AS SOON as it was announced that the Mississippi Senate had voted 37 to 14 to remove a Confederate emblem from the state flag, applause broke out from people who had gathered in the state Capitol’s corridors and visitors’ galleries. “This was a long time coming,” said one NAACP volunteer — who had been involved in efforts to change the flag for two decades. No question the decision to jettison a symbol enshrining the fight to preserve slavery and its hateful legacy of segregation was way overdue. Still, it’s a moment to be celebrated.

Sunday’s vote by both chambers of the legislature — the House tally was 91 to 23 — retires the last state flag in the country to contain a clear and unmistakable symbol of the Confederacy. Gov. Tate Reeves (R) said he will sign the bill, and a new standard will be designed for approval by voters. A flag that debuted in 1894 with red, white and blue stripes and the Confederate battle emblem in the corner will finally be gone.

The flag has long been a source of controversy — and pain to African American residents of the state who saw it as an enduring reminder of white supremacy, terror, lynching and exclusion. But efforts to get rid of it failed, notably in a 2001 referendum that lost by a nearly 2-to-1 margin. No one at the start of this year’s legislative session gave much chance to the campaign; the most optimistic view was for another referendum. But the political balance was upended by the death of George Floyd and subsequent protests against racial inequality.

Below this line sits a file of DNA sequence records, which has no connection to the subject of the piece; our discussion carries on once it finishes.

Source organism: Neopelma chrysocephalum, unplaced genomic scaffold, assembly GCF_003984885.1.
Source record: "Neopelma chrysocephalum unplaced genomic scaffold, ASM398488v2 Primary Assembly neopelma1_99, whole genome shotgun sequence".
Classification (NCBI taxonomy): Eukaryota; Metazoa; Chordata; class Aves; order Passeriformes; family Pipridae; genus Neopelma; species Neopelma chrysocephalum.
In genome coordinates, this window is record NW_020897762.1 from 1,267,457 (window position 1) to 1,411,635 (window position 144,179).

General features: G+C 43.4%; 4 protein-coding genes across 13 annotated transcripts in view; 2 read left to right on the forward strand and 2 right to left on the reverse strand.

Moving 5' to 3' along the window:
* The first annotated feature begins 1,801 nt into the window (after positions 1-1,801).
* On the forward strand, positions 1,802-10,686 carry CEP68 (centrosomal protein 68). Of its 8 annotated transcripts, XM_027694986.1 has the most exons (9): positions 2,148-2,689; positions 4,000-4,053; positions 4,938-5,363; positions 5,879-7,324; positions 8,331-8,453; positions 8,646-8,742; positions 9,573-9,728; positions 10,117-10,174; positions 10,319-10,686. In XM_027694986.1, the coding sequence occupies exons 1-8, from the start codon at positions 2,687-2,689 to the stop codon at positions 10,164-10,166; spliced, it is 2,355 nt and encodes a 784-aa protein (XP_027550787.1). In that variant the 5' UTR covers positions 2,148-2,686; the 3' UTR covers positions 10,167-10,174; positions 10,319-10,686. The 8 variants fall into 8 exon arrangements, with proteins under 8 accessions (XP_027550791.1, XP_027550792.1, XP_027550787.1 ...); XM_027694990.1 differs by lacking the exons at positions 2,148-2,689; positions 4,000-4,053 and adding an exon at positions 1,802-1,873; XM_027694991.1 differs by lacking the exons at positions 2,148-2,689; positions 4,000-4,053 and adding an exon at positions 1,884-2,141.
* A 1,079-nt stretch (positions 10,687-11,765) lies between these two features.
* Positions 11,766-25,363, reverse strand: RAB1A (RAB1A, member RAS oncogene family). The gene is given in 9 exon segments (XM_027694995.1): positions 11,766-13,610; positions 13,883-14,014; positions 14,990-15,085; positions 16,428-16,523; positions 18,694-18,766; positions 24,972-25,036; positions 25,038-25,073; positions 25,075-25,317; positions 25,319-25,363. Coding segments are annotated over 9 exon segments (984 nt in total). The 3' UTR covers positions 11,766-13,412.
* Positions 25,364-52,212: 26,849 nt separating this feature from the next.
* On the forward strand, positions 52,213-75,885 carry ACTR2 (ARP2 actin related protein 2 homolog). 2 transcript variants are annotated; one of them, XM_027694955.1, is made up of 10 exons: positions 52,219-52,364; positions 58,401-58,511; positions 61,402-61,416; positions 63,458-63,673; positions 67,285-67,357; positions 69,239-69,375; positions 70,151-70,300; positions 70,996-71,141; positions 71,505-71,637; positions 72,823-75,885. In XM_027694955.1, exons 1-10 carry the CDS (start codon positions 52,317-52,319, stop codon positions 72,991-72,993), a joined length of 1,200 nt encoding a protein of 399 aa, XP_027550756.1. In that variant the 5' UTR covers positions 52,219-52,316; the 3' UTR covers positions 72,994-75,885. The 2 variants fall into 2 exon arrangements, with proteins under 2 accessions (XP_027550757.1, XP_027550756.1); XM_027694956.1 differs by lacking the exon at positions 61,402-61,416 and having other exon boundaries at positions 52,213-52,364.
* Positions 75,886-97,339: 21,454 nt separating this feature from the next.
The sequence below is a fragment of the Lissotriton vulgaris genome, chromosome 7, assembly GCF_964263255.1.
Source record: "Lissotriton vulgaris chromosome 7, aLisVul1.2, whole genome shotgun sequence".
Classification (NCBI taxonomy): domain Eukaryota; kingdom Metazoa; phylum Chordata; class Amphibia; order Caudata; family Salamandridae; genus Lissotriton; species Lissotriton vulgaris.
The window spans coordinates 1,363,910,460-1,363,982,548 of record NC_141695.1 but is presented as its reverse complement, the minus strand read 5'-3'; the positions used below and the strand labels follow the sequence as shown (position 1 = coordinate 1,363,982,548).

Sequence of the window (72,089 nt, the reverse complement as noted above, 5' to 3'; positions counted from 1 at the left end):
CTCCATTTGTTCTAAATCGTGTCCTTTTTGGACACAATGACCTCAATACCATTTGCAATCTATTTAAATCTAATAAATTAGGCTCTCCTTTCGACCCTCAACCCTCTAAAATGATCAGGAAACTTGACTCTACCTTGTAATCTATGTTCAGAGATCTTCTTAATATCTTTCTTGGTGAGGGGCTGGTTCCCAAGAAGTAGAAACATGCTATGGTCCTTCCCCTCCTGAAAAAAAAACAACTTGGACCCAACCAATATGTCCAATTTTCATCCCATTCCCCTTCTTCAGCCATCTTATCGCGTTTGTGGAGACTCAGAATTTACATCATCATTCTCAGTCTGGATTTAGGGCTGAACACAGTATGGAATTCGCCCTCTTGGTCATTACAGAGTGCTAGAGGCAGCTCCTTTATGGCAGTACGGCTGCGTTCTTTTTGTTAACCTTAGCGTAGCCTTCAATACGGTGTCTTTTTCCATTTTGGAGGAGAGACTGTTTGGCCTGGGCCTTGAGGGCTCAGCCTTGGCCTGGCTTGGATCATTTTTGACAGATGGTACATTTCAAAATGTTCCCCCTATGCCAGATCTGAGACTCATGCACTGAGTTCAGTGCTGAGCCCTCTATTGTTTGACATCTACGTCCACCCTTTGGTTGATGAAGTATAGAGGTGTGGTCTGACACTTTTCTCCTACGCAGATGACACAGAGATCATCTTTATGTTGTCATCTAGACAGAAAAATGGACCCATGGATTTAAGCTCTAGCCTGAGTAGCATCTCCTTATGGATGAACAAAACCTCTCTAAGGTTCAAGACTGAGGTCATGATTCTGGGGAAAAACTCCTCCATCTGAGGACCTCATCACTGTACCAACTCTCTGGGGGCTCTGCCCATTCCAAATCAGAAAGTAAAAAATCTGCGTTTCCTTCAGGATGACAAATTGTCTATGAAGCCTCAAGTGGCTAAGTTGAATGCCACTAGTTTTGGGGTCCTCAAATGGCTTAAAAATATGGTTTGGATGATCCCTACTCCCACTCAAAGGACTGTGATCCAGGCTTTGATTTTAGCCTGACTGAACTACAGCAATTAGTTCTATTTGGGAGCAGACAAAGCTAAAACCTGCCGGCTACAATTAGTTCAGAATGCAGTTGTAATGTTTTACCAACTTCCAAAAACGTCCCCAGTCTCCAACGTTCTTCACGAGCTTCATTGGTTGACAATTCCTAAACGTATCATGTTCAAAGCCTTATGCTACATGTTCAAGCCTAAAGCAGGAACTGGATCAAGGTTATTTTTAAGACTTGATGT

Cascading public pressure from many sectors led to the change of heart of both the Republican-controlled legislature and the governor. Walmart stopped flying the flag at its stores. Country music star Faith Hill tweeted support for the change. The Mississippi Economic Council warned about a business backlash. The Southern Baptist Convention added its powerful voice. Most notably — considering how dear football is to the state — was the threat from the NCAA and the Southeastern Conference to deny Mississippi any championship events as long as the Confederate symbol remained on the flag. Kudos to them, to Mississippi State’s star running back Kylin Hill, who threatened to transfer if the flag were not changed, and to others who spoke up.

Removing symbols that hurt and inflame is important but of course not enough. Laws, attitudes and practices all need to change to address police brutality, vote suppression and economic inequality. That is why it is critical for people to get out and vote in November for candidates who will help lead the way.

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